Looking Back Feb. 5 2012

Photo by Vicki Harris

Photo by Vicki Harris

Each week Albany Herald researcher Mary Braswell looks for interesting events, places and people from the past. You can contact her at (229) 888-9371 or mary.braswell@albanyherald.com.

In times gone by, campaigning for the office of president kicked into high gear after the party conventions. It seems now as if the presidential campaign trail has no end! This week, take a look back at campaign slogans through the years


• In 1824, Andrew Jackson won more popular votes than any candidate in a four-way race but no candidate won the majority of electoral votes. The U.S. House of Representatives gave the presidency to John Quincy Adams. Four years later, “Let the people rule” catapulted Jackson to victory.

• John C. Fremont used his name as a part of his Republican campaign in 1856. “Free land, free soil and Fremont” expressed his opposition to the expansion of slavery, known as free soil. Fremont lost the election but his goals of freeing slaves and free land (through the Homestead Act) were fulfilled by the next Republican to run, Abraham Lincoln.

• Detractors of Grover Cleveland shouted “Ma, ma, where’s my pa?” In 1884, reports surfaced of the Democratic presidential candidate’s illegitimate child. After Cleveland won the White House by defeating James G. Blaine, his supporters responded, “Gone to the White House, ha, ha, ha.”

• Ironically, Woodrow Wilson’s campaign slogan in 1916 was , “He kept us out of war.”. Wilson was re-elected and the following year brought the U.S. into the war.

• From the 1920 election, Warren Harding promised a “return to normalcy” following World War I, a post-war recession, a red scare and massive labor unrest.

Reader poll

Which political party fielded a presidential candidate who was ineligible for the office?

  • The Federalists (1824) 0%
  • The Vegetarian Party (1948) 50%
  • The Farm Labor Party (1920) 50%
  • The Republicans (1860) 0%

2 total votes.

• “A chicken in every pot and a car in every garage” is identified with Herbert Hoover’s 1928 campaign. The actual quote was “and a car in every backyard.”

• Republican Wendell Willkie’s slogan against Franklin Delano Roosevelt in 1932 was “No third term.” Wilkie also used the slogan “We don’t like Eleanor either.”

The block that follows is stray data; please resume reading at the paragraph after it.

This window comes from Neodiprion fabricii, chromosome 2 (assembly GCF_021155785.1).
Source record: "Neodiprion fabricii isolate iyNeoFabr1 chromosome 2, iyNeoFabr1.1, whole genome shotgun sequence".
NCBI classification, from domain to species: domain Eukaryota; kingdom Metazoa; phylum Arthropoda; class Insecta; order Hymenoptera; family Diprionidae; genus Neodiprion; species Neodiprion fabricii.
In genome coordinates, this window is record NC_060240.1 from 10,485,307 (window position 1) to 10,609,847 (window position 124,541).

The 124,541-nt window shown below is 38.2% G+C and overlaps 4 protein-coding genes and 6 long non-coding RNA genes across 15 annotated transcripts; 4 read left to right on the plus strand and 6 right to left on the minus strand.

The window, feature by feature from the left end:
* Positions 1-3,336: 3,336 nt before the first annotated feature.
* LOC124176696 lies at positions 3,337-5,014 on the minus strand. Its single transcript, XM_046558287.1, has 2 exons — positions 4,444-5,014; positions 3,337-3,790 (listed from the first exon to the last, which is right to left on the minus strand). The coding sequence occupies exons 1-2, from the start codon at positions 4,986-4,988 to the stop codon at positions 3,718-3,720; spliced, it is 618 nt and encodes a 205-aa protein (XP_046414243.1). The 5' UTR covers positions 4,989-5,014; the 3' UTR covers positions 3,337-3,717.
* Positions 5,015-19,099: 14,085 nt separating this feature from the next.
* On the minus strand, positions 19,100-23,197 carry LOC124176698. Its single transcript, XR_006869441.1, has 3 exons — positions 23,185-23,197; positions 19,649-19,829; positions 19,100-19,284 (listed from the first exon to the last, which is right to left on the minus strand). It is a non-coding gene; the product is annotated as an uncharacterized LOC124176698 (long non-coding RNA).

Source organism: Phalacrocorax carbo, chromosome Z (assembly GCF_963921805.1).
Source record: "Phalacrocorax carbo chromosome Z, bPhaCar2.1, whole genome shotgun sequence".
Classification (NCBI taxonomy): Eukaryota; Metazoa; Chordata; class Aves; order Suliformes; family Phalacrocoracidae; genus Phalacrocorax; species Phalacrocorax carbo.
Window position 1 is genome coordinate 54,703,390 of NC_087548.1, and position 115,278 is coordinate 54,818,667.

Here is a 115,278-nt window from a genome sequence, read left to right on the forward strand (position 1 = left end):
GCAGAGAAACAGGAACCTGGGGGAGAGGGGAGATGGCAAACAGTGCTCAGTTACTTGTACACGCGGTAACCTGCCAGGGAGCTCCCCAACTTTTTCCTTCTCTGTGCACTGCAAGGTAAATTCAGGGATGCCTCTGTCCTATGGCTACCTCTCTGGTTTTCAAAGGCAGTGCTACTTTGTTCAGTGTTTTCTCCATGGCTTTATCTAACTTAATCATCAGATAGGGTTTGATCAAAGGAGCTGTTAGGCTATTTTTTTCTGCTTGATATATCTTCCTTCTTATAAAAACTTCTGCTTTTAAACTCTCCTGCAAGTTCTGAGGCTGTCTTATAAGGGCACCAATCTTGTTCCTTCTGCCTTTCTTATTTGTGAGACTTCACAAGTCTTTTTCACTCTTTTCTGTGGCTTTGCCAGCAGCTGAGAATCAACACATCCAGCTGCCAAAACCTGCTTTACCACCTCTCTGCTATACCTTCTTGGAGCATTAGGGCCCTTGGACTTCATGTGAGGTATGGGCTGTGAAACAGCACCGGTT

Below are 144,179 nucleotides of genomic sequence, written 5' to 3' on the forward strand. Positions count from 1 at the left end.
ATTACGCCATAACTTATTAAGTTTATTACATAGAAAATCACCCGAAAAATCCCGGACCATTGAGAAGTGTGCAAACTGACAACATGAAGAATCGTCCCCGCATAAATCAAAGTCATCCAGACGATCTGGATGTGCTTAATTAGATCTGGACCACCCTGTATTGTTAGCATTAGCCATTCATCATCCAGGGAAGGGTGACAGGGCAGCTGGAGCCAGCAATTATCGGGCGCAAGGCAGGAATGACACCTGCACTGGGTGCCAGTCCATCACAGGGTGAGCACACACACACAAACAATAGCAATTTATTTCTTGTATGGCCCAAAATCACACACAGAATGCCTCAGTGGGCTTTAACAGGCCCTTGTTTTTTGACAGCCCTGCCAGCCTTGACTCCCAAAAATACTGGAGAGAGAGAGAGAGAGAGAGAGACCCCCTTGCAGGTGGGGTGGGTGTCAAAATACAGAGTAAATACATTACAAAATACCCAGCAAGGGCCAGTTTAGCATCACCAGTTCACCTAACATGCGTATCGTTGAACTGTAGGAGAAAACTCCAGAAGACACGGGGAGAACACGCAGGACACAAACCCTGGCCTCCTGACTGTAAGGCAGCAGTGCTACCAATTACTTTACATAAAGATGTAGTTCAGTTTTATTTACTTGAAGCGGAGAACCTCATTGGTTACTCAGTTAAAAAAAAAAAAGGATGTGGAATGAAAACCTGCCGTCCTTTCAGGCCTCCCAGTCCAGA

• It was in 1956 that Adlai Stevenson used the slogan “Vote Democrat, the party for you, not just a few.”

• In his 1960 run for president, Richard M. Nixon used a variety of slogans including, “Win with Nixon,” “I’m for Nixon” and the catchy phrase, “Click with Dick.”

• Barry Goldwater’s 1964 campaign slogan, “In your heart, you know he’s right,” did not help at the polls. The retort from the opposition was, “In your guts, you know he’s nuts.”

• The eventual winner by a landslide in 1964, Lyndon B. Johnson declared to American voters, “The stakes are too high for you to stay at home.”

• George Wallace, the American Independent Party presidential candidate in 1968, asked voters to “Stand up for America.” Wallace ran on a platform that favored racial segregation and tough ant-crime measures.

• Norman Herwood is credited with authoring this slogan for Richard Nixon in 1968: “This time, vote like your whole world depended on it.”

• “Come home, America” was a slogan used by George McGovern in 1972. The campaign advocated bringing America troops home and ending the Vietnam War.

• Ronald Reagan supporters saw his 1984 re-election slogan, “It’s morning in America” as a reflection of a renewed confidence among American people.

• As Walter Mondale faced Gary Hart in the 1984 Democratic primary, he borrowed the line, “Where’s the beef?” from Wendy’s restaurant commercials. Mondale won the party nomination.

• Jesse Jackson ran in the 1984 and 1988 Democratic primaries. This candidate encouraged Americans to “Keep hope alive.”

• In 1988, running on the Republican ticket, George H.W. Bush advocated a “kinder, gentler nation.” The goal was to differentiate himself from his predecessor Ronald Reagan, whose domestic policies were sometimes viewed as cold-hearted.

• Among Bill Clinton’s numerous slogans in 1992 were “It’s time to change America,” “For people, for a change” and “Don’t stop thinking about tomorrow.”

• A frequent slogan and talking point for Democratic presidential candidate John Edwards in 2004: “There are two Americas.”

A few more

“We Polked you in 1844, we shall Pierce you in 1852” — Franklin Pierce, 1852

“Don’t swap horses in midstream” — Abraham Lincoln, 1864

“Vote as you shot” — Ulysses S. Grant, 1868

“Grant us another term” — Ulysses S. Grant, 1872

“Four more years of a full dinner pail” — William McKinley, 1900

“In Hoover we trusted, now we are busted” — Franklin D. Roosevelt,1932

“ Let’s get another deck” — Alfred M. Landon,1936

“Roosevelt for ex-president” — Wendell L. Willkie,1940

“Dewey or don’t we” — Thomas Dewey,1944

“Don’t let them take it away” — Harry Truman,1948

“ A time for greatness” — John F. Kennedy,1960

“I’m a Ford, not a Lincoln” — Gerald Ford,1976

“Not just peanuts” — Jimmy Carter,1976

“Are you better off than you were four years ago?” — Ronald Reagan,1980

“Teddy is ready” — Edward Kennedy,1980

“A cure for the blues” — Bill Clinton,1992

“Yes, America can” — George W. Bush, 2004

“Yes, we can!” — Barack Obama, 2008

“Restore America now” — Ron Paul, 2012